Maria Sibylla Merian

1647-1717, Germany
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2 POINTS

– First to observe and document the metamorphosis of a butterfly.
– One of the most significant contributors to entomology.
– Was an accomplished botanical artist.

Graphic by Simon Gurrwww.gurrillustration.com
Maria Sibylla Merian (2 April 1647 – 13 January 1717) was a German-born naturalist and scientific illustrator, a descendant of the Frankfurt branch of the Swiss Merian family, founders of one of Europe’s largest publishing houses in the 17th century. Merian received her artistic training from her stepfather, Jacob Marrel, a student of the still life […] read more

Alice Ball

1892-1916, USA
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3 POINTS

– First woman and African-American Masters graduate from the University of Hawaii.
– Developed a leprosy treatment that was still in use until the 1940s.
– However, after her death, the president of the university took credit for her treatment.

Graphic by Shannon Wrightshannon-wright.com
Alice Augusta Ball (July 24, 1892 – December 31, 1916) was an African American chemist who developed an injectable oil extract that was the most effective treatment for leprosy until the 1940s.[1] She was also the first woman and first African American to graduate from the University of Hawaii with a master’s degree.[2] Early life […] read more

Chien-Shiung Wu

1912-1997, China/USA
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4 POINTS

– The “Wu experiment” disproved conservation of parity: thought to be a law of nature.
– Worked on the Manhattan Project, and made significant contributions to radioactivity research.
– Was a fierce advocate of social justice in her later years.

Graphic by Simon Gurrwww.gurrillustration.com
Chien-Shiung Wu (simplified Chinese: 吴健雄; traditional Chinese: 吳健雄; pinyin: Wú Jiànxióng; May 31, 1912 – February 16, 1997) was a Chinese-American experimental physicist who made significant contributions in the field of nuclear physics. Wu worked on the Manhattan Project, where she helped develop the process for separating uranium metal into uranium-235 and uranium-238 isotopes by gaseous […] read more

Marie Tharp

1920-2006, USA
Scale 3
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– Created the 1st map of the entire ocean floor.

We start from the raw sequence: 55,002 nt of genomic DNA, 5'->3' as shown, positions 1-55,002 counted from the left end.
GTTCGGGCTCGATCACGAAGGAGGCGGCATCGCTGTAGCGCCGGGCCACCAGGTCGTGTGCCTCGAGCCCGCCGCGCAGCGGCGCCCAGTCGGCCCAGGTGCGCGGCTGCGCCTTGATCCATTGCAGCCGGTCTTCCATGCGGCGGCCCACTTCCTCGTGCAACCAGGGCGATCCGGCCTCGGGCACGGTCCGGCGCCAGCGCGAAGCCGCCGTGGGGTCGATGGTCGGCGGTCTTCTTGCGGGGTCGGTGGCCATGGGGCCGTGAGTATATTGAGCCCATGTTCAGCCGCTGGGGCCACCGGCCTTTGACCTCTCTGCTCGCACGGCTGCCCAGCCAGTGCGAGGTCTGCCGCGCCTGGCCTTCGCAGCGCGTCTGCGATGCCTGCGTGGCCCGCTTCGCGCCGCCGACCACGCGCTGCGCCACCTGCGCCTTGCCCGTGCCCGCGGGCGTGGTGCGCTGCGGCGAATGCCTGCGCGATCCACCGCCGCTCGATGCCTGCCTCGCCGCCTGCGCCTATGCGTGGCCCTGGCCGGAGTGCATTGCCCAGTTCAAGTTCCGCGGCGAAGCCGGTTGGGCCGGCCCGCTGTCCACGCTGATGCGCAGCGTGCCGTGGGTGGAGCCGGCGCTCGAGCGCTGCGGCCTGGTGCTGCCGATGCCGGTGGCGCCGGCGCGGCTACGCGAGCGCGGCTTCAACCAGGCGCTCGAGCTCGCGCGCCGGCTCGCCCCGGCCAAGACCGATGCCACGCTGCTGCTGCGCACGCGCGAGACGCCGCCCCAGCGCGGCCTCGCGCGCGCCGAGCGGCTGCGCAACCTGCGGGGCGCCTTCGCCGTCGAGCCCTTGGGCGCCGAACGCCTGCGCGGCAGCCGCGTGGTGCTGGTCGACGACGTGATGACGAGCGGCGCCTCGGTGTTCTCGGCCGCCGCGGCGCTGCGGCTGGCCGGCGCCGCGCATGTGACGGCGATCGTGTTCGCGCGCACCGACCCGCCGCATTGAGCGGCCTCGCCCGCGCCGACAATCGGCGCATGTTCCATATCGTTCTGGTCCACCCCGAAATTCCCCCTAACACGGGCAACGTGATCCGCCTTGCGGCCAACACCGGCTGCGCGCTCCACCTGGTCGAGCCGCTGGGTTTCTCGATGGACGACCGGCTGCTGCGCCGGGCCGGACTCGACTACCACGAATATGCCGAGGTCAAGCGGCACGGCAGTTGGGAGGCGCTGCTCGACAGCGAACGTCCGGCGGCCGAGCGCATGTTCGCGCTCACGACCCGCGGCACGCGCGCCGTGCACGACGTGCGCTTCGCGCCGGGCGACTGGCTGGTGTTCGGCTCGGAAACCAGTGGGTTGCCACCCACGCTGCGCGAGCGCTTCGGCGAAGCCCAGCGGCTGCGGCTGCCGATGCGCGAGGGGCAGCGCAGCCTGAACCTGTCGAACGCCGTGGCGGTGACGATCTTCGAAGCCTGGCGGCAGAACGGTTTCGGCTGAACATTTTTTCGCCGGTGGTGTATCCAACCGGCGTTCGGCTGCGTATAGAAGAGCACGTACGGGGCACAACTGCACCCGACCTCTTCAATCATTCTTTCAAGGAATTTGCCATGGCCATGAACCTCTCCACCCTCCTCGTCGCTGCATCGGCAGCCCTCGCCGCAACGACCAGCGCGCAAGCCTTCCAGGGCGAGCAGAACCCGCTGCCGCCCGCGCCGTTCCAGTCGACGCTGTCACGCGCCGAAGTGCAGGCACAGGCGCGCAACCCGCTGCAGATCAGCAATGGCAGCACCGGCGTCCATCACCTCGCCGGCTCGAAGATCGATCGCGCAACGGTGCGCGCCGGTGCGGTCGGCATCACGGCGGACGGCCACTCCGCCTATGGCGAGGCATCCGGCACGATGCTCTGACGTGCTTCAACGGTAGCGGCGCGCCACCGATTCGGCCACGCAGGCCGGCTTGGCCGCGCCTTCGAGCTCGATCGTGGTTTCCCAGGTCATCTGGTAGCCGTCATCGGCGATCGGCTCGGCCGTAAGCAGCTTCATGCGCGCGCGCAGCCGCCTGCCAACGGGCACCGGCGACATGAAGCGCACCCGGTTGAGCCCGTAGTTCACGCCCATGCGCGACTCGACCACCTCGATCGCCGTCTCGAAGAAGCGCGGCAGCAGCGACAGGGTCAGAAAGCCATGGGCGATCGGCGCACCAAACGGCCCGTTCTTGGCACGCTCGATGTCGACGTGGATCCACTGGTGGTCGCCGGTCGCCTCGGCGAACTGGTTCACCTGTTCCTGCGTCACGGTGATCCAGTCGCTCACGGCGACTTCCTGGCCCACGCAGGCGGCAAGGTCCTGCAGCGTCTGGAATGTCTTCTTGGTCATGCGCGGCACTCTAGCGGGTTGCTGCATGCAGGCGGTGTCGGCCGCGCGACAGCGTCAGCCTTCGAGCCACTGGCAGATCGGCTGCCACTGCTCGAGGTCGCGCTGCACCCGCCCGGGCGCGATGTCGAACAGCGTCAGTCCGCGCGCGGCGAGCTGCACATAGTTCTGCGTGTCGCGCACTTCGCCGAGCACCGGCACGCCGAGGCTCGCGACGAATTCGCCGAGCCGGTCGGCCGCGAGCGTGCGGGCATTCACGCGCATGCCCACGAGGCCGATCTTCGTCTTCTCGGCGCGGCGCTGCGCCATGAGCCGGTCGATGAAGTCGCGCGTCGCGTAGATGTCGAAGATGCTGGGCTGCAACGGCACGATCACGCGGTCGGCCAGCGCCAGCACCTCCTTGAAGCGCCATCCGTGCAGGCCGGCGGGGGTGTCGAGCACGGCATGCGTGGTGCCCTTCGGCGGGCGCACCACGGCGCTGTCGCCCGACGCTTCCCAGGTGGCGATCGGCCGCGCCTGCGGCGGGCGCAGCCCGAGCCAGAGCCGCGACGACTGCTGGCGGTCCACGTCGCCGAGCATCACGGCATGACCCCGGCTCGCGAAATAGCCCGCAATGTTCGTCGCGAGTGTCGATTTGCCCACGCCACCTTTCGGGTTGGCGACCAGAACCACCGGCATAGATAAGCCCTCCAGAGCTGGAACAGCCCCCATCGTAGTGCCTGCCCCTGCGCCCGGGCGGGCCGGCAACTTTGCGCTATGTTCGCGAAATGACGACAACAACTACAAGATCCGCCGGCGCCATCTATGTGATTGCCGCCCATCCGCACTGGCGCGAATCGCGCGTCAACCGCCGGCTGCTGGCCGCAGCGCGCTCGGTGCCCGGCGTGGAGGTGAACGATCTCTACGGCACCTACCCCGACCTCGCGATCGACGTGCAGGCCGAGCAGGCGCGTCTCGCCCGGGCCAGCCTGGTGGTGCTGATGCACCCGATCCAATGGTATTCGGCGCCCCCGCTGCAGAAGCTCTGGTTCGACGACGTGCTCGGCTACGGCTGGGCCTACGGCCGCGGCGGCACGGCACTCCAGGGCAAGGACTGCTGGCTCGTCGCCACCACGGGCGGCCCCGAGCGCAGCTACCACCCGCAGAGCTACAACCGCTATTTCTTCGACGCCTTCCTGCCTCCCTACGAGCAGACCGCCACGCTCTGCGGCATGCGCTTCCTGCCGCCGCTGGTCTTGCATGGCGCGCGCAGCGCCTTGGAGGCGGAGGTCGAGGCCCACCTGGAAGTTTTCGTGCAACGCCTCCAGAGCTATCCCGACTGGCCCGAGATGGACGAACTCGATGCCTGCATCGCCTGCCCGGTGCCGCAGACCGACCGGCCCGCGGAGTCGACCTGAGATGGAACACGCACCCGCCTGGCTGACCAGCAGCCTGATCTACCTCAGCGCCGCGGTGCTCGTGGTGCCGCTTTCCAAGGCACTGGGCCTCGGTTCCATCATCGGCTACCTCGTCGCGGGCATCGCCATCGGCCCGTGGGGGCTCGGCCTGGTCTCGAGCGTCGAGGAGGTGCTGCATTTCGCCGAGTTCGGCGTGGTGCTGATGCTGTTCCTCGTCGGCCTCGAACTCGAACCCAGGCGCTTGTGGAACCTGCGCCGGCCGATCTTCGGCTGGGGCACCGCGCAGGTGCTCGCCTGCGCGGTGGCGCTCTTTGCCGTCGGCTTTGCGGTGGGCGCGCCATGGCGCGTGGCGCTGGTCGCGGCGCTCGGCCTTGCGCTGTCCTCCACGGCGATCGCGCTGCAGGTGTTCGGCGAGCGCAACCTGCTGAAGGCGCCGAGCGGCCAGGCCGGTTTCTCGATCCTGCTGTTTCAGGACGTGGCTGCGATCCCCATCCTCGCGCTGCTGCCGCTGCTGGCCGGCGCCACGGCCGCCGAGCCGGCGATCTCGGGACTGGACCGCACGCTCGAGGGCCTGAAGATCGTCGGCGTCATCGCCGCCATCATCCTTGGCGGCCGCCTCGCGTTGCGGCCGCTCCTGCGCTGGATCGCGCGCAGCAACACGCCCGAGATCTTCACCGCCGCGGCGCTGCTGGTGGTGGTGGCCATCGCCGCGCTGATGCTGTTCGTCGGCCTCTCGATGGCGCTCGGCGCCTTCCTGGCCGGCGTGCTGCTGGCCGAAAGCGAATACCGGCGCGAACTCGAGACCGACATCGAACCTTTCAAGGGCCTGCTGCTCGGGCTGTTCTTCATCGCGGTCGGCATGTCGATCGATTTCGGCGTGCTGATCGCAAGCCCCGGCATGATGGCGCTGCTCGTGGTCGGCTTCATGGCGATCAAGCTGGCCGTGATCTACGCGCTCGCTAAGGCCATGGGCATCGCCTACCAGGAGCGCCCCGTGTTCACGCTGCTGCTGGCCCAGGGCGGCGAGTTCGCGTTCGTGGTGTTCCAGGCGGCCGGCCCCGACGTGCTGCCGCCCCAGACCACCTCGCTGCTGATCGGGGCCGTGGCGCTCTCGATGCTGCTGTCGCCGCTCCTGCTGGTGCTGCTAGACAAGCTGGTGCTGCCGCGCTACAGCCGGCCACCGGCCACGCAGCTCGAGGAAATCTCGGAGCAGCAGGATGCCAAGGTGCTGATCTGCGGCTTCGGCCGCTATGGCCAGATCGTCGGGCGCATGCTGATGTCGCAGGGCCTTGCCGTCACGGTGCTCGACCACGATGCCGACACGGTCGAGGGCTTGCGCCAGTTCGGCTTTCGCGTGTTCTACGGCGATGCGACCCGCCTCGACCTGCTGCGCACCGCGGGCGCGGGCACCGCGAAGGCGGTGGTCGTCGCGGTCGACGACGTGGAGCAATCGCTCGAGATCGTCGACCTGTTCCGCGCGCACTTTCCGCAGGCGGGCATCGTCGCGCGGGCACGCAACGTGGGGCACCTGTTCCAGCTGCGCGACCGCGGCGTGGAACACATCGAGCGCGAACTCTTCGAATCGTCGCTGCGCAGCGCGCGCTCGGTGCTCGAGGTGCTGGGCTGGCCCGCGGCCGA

– Her work was an important part of the highly controversial theory of continental drift.
– Was once fired for “girl talk” and defending her science.

Graphic by Ele Willoughbyminouette.etsy.com
Marie Tharp (July 30, 1920 – August 23, 2006) was an American geologist and oceanographic cartographer who, in partnership with Bruce Heezen, created the first scientific map of the entire ocean floor. Tharp’s work revealed the presence of the Mid-Atlantic Ridge, causing a paradigm shift in earth science that led to acceptance of the theories […] read more

Lise Meitner

1878-1968, Sweden/Austria
Scale 3
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– Helped lead the research group that discovered the nuclear fission of uranium.
– This work formed the basis for nuclear weapons.
– Unjustly snubbed for a Nobel Prize on this work (her research partner, Otto Hahn, did receive the prize).

Graphic by Ele Willoughbyminouette.etsy.com
Lise Meitner (English /ˈliːzə ˈmaɪtnər/; 7 November 1878 – 27 October 1968) was an Austrian-Swedish physicist who worked on radioactivity and nuclear physics. Otto Hahn and Meitner led the small group of scientists who first discovered nuclear fission of uranium when it absorbed an extra neutron; the results were published in early 1939.[4][5] Meitner and […] read more

Elsie MacGill

1905-1980, Canada
Scale 3
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– World’s first female aircraft designer.
– Designed and built the Hawker Hurricane fighter aircraft during World War II.
– Commissioner on the Royal Commission on the Status of Women in Canada, published in 1970.

Graphic by Rachell Sumpterrachellsumpter.com
Elizabeth Muriel Gregory “Elsie” MacGill, OC (March 27, 1905 – November 4, 1980), known as the “Queen of the Hurricanes”, was the world’s first woman to earn an aeronautical engineering degree. She worked as an aeronautical engineer during the Second World War and did much to make Canada a powerhouse of aircraft construction during her […] read more